ACLU Sued Over Ohio's Congressional Map, Says There's Still Time To Redraw It
The group that sued over Ohio’s Congressional district map says there’s still time to draw a new one for next year's election if lawmakers are ordered to do that, even though the U.S. Supreme Court on Friday delayed a lower court’s order to do so by June 14.
The U.S. Supreme Court said Ohio’s map will stand at least till after its rulings next month on maps from North Carolina and Maryland.
A federal court in Cincinnati ruled Ohio’s map is unconstitutionally partisan gerrymandered. Freda Levenson with the American Civil Liberties Union of Ohio says she’s confident a map could be ready by the Sept. 20 deadline for next year’s Congressional elections.
“It takes a long time to draw a gerrymandered map," Levenson said. "Drawing a constitutional map is not a lengthy endeavor.”
Republican Attorney General Dave Yost has said it’s common sense to wait for the high court’s other rulings.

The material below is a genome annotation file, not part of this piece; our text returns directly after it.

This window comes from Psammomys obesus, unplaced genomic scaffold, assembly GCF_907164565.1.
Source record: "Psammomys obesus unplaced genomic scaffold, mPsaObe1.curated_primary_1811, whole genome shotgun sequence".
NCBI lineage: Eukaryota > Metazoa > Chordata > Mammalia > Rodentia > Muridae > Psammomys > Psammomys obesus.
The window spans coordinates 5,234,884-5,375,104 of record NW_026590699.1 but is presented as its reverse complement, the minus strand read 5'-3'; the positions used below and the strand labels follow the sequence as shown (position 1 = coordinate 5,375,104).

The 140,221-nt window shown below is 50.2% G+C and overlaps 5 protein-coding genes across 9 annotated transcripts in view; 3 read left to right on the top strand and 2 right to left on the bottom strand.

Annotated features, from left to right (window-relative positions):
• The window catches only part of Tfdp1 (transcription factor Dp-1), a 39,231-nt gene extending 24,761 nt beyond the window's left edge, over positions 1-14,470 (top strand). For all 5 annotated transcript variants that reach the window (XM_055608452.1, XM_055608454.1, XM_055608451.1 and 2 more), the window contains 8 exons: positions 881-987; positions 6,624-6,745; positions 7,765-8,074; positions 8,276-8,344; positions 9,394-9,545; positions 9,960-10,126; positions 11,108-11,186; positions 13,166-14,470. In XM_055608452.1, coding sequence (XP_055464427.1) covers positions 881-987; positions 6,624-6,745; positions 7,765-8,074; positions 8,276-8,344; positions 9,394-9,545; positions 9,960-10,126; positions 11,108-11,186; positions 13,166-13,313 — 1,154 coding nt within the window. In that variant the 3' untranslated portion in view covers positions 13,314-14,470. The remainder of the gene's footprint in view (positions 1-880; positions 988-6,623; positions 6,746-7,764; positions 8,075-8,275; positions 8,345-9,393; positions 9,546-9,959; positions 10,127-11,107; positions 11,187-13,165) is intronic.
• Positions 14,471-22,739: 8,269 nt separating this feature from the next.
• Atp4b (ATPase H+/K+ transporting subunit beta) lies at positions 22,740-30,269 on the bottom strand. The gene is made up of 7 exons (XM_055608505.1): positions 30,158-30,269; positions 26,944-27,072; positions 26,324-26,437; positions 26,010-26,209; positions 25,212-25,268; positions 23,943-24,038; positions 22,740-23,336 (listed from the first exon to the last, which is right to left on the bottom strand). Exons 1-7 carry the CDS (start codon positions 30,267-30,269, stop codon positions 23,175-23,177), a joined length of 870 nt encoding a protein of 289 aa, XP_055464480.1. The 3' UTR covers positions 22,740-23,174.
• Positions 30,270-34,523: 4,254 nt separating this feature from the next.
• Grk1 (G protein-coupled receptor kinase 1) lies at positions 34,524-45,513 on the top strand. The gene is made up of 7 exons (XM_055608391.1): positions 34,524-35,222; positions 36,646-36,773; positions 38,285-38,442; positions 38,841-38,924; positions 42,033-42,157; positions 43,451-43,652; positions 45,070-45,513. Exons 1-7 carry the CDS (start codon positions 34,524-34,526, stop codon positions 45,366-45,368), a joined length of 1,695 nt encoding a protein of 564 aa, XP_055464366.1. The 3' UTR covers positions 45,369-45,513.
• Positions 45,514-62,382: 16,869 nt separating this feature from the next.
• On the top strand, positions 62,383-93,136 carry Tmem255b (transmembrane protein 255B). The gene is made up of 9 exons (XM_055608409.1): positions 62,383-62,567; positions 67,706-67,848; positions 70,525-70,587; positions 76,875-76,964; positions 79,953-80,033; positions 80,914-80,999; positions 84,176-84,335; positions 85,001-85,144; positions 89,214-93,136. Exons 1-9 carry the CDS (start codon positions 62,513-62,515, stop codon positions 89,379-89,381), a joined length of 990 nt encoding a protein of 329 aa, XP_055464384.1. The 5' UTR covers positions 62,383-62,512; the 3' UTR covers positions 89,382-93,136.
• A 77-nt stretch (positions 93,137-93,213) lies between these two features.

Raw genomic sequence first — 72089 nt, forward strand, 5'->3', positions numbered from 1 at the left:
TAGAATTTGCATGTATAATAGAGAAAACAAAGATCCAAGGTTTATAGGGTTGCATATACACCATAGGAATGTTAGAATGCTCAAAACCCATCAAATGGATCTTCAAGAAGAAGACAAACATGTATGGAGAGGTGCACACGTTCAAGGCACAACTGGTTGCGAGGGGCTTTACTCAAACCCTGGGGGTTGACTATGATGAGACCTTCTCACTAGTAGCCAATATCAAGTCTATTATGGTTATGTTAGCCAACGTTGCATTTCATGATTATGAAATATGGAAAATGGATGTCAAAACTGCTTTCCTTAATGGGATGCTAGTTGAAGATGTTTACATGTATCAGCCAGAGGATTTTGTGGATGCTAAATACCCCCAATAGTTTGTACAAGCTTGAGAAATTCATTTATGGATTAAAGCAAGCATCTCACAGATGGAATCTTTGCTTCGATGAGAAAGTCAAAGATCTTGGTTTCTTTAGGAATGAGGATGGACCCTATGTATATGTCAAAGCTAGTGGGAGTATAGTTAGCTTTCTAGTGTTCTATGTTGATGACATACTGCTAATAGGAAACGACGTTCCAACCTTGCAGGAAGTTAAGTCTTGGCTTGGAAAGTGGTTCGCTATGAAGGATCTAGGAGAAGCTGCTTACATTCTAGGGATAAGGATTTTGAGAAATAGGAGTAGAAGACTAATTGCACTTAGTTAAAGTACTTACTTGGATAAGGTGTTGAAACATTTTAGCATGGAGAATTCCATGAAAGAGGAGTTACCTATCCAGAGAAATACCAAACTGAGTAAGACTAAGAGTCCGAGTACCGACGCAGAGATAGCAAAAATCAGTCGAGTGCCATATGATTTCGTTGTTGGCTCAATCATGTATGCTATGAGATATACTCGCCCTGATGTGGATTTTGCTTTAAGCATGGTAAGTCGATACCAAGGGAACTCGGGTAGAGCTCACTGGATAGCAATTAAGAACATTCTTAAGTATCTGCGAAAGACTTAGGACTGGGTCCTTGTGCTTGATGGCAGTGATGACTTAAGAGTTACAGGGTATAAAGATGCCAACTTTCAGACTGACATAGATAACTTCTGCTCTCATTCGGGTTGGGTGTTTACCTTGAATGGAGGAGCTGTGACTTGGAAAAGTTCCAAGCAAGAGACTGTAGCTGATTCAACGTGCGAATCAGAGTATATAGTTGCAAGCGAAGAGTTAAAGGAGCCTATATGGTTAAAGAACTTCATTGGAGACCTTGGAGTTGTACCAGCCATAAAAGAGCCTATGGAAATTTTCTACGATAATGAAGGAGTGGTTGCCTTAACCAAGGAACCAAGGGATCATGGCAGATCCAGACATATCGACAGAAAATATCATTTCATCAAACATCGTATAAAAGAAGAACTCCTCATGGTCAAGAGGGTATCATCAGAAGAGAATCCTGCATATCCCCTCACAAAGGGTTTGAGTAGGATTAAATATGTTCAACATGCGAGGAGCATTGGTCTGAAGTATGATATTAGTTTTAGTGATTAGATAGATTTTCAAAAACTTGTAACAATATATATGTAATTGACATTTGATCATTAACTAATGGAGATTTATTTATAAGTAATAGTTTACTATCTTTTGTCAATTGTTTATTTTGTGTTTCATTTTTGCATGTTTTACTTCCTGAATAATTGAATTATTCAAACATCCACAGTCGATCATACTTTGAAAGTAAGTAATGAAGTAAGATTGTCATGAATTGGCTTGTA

The state’s congressional districts were found to be an “unconstitutional partisan gerrymander” by a federal court in May, which ordered the legislature to draw a new map by June 14, 2019. Yost appealed the decision to the U.S. Supreme Court after the three-judge panel in Cincinnati refused to delay their order. Yost wanted to hold off on the redistricting process until the Supreme Court issued decisions on gerrymandering cases from Maryland and North Carolina and the highest federal court agreed, at least in part. Ohio and Michigan do not need to immediately draw new congressional maps, the U.S. Supreme Court ruled May 24.
A new map will be drawn after the 2020 census, under new rules approved by voters last year.